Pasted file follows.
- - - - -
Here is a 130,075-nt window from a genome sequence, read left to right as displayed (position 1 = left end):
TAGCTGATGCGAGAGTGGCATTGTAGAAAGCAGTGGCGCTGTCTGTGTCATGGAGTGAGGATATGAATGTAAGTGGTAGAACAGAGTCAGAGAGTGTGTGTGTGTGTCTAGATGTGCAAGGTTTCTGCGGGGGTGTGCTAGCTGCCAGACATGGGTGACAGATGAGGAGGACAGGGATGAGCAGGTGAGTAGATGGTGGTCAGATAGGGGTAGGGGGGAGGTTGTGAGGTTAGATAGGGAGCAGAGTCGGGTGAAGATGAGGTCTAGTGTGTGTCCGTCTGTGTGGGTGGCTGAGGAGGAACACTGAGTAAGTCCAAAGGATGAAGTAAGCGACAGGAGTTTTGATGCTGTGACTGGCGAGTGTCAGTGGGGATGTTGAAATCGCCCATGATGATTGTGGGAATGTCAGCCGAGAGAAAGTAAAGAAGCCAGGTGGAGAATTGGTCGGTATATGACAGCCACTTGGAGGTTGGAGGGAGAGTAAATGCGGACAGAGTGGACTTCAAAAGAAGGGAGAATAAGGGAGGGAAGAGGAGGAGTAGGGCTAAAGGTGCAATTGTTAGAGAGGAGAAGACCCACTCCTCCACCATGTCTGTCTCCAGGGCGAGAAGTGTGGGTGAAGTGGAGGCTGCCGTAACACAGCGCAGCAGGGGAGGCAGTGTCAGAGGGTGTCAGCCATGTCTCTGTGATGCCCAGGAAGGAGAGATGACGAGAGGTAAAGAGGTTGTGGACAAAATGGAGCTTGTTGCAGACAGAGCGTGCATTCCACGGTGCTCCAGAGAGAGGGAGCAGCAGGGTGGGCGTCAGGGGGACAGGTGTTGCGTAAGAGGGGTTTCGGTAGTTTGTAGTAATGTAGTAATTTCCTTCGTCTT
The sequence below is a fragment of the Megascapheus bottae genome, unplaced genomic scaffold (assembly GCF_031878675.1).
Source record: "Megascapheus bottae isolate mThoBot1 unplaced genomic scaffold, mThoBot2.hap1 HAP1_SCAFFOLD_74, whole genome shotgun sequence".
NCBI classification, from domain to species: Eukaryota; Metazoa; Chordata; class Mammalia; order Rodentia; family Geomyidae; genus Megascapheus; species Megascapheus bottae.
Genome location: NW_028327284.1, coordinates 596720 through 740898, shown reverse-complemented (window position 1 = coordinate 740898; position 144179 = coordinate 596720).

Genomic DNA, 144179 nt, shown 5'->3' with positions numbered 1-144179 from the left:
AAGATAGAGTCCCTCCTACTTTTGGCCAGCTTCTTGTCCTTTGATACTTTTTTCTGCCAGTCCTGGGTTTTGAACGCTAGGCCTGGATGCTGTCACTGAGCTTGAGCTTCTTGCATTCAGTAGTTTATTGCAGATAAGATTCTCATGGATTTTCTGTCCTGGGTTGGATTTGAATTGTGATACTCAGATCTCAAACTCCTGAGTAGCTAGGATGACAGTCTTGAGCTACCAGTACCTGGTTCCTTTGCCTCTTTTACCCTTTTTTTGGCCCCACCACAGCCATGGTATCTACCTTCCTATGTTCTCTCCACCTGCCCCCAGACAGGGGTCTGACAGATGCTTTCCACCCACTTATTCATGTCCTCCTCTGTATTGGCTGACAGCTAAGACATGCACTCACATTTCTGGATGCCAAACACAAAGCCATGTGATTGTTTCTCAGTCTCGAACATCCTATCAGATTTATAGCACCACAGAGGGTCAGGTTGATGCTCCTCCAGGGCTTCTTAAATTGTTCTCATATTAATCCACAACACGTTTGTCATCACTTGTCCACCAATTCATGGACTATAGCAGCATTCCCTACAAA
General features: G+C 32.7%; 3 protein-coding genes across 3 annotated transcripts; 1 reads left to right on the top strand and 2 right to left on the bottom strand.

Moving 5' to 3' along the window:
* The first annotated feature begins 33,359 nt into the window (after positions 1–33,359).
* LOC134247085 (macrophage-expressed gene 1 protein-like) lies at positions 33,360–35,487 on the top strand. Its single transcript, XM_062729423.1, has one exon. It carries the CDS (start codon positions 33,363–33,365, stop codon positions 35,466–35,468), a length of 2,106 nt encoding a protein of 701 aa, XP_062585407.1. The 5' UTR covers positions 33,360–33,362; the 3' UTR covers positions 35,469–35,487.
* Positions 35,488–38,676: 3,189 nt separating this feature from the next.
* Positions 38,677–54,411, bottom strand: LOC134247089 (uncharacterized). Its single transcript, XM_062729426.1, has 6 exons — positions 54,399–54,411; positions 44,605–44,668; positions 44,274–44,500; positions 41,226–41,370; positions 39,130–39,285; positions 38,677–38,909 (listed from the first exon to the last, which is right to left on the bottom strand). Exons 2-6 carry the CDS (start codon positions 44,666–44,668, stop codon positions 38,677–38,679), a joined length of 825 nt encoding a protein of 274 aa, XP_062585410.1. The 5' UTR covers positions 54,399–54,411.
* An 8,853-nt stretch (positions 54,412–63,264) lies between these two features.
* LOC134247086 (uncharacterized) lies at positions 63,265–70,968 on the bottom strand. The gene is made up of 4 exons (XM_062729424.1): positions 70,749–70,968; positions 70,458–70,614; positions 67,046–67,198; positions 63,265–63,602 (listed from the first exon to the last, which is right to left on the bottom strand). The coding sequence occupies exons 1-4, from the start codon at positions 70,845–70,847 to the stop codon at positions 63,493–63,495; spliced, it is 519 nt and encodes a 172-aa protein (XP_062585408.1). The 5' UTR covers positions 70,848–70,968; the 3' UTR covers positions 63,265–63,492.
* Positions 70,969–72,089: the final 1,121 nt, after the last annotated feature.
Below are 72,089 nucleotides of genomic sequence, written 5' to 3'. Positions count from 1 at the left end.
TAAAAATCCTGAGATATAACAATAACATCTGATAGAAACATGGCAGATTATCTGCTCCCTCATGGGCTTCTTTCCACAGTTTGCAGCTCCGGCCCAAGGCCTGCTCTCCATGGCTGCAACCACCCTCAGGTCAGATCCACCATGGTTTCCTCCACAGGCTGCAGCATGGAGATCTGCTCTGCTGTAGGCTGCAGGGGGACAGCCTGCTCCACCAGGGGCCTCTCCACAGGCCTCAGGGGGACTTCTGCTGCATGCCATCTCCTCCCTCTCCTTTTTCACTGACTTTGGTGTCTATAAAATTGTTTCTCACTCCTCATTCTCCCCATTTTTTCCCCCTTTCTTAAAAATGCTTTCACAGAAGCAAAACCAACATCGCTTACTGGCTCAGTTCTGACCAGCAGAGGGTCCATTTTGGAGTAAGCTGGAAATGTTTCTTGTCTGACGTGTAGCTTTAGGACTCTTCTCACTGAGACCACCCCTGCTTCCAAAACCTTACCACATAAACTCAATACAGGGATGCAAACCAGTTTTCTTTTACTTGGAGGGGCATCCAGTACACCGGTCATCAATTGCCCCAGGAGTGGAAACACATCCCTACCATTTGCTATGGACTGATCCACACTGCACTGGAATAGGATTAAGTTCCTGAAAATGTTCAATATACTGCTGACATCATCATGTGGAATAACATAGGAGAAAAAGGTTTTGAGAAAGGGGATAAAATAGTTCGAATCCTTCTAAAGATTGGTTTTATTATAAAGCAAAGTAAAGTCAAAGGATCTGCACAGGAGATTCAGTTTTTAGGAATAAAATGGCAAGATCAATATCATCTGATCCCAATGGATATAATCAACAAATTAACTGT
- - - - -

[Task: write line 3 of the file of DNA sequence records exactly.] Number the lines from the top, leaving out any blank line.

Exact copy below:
The sequence below is a fragment of the Megascapheus bottae genome, unplaced genomic scaffold (assembly GCF_031878675.1).